- Bombardier Inc. partnered with a US-based company to offer customers a full spectrum of refurbishment and repair services.
- The stocks were up by seven per cent and closed at a value of C$ 2.04 on Thursday, September 23.
- The Bombardier Inc. stock has rallied over 466 per cent in the past one year.
Bombardier Inc. (TSX: BBD.B) announced the expansion of its interiors refurbishment and repair activities at its service center located in Dallas, Texas, on Thursday, September 23.
The Canadian business jet manufacturer has partnered with Global Engineering and Technology Inc. (GETI), a leading company in aircraft furnishings, to offer more maintenance and support capabilities to the customers.
Bombardier says that the customers at Dallas Service Centre will have access to different services, including cabinetry, aircraft flooring, upholstery, and seats on various aircraft platforms.
Let’s take a closer look at Bombardier’s latest stock performance and financials to gauge why the stock may be trending.
Bombardier Inc (TSX:BBD.B) stock performance
Bombardier Inc. stock has rallied over 466 per cent in the past year. The stocks were up by seven per cent and closed at a value of C$ 2.04 on Thursday, September 23.
BBD.B stocks grew by nearly 325 per cent year-to-date (YTD), and by approximately 74.36 per cent quarter-to-date (QTD) as of September 23.
Bombardier stocks had held a 52-week high of C$1.98, (September 14). The stock’s 200-day moving day average stands at 97.63, with a volatility of 62.83 in the same period.
However, with a price-to-earnings (P/E) ratio of 0.80, the industrial stock price is low relative to its earnings.
Bombardier Inc. latest financial highlights
In Q2 2021, Bombardier’s business jet revenues climbed US$ 1.5 billion, up by 50 per cent YoY.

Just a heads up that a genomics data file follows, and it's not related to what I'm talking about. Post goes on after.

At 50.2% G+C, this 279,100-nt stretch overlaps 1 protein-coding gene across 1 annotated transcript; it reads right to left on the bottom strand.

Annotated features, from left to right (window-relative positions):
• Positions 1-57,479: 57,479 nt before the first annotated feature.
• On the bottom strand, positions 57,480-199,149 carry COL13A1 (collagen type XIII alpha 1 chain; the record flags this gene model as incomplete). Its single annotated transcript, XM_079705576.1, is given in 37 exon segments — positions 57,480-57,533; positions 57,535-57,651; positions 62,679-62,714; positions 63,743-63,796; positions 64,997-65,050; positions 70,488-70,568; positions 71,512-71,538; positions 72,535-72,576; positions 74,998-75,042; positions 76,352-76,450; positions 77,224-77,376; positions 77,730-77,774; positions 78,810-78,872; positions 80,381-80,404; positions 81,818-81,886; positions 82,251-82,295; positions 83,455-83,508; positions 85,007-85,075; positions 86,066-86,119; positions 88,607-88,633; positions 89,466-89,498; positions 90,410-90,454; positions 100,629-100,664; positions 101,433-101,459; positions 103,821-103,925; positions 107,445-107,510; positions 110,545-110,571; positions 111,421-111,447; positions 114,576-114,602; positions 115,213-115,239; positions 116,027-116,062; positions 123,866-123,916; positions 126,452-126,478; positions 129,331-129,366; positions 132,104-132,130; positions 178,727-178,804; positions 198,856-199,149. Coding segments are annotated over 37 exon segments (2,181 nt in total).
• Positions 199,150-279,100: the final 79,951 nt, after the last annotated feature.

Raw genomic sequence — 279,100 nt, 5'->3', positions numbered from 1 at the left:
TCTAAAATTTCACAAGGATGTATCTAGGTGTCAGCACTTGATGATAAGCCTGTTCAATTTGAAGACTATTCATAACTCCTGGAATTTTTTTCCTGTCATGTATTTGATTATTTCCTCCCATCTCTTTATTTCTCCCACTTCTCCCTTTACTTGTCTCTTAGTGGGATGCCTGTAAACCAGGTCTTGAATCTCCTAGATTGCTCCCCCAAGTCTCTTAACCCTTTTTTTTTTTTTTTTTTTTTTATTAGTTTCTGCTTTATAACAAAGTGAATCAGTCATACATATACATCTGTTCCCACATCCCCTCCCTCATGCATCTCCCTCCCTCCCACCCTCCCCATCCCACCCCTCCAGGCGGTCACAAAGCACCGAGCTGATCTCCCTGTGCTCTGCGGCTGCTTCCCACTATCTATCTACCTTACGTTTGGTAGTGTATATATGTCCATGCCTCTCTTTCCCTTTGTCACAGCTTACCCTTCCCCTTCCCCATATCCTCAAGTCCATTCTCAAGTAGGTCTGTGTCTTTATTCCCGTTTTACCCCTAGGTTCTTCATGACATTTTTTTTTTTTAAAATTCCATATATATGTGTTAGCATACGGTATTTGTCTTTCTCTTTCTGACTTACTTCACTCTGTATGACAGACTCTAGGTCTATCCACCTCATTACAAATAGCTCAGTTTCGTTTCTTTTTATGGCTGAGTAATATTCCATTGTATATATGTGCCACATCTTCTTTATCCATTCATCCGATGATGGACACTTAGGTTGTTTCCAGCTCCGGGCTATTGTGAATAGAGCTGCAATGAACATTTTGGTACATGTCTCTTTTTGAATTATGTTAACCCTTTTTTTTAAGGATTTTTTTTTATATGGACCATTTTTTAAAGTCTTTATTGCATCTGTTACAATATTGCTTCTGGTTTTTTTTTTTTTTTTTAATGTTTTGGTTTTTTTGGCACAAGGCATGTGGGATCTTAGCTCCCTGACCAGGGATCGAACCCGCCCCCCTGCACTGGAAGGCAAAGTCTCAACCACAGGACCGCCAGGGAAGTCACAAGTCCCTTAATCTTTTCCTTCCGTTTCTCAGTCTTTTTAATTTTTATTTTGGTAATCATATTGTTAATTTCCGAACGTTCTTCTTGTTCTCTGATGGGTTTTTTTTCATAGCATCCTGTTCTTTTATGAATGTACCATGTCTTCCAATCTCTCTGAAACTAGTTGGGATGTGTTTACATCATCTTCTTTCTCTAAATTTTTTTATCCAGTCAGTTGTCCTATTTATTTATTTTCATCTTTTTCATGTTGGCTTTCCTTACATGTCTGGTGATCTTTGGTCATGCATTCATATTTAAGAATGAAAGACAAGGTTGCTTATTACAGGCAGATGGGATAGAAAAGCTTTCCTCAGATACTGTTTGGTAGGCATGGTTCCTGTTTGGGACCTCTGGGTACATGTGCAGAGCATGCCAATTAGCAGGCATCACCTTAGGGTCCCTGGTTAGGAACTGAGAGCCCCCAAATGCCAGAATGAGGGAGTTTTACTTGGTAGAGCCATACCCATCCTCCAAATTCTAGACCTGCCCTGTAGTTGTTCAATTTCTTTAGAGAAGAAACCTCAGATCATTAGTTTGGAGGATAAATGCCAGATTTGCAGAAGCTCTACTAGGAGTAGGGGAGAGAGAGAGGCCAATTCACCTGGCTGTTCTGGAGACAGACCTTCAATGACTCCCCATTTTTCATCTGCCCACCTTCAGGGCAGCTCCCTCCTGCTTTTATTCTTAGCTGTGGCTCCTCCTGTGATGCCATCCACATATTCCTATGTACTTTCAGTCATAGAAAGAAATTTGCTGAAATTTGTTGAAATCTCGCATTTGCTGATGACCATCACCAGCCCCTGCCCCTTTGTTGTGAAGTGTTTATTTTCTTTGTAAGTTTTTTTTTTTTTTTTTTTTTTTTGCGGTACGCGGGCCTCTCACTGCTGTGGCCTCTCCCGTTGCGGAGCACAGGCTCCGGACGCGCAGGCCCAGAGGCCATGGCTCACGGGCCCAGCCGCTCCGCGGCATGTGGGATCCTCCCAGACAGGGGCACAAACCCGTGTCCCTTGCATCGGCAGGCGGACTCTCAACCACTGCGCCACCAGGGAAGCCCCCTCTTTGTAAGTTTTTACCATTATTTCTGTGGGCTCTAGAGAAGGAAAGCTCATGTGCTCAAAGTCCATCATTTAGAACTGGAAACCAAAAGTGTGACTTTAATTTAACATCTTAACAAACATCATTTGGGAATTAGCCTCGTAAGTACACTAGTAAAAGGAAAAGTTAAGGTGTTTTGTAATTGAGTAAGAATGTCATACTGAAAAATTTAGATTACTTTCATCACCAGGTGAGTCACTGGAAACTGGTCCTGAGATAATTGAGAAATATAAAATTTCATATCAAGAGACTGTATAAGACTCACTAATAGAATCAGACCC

The Montreal-based firm’s total assets decreased by US$9.2 billion in the six-month period ended June 30, including its 5.5 billion euros worth deal with France-based Alstom in January.
Bombardier Inc was reeling under heavy debt over the past two years, which saw the disposal/auction of some of its key assets and its formal exit from the commercial aviation sector in 2020.
It sold the CRJ regional jet program to Mitsubishi Heavy Industries in a deal worth US$ 550 million in June 2020.
However, Bombardier posted a decline in its long-term debt worth US$2.7 billion since December 2020.
After years of debt and financial losses, the Montreal-based firm pushed for cost-cutting measures, improved cash flows, and focused on becoming a “pure-play business aviation company.”
On September 14, it launched the updated version of the Challenger 3500 Aircraft, which includes redesigned interiors and innovative technological features such as voice-controlled cabins to manage temperature, light and entertainment systems, etc.
Earlier this month, it also delivered its fifth Global 6000 business jet to Saab, a Swedish defense supplier, for conversion into GlobalEye surveillance aircraft.
The aviation industry is gradually returning to normalcy as governments are opening the borders, particularly Canada and the United States. With a nearly 151 per cent uptick in the stock in the past six months, Bombardier stocks could be a turnaround stock.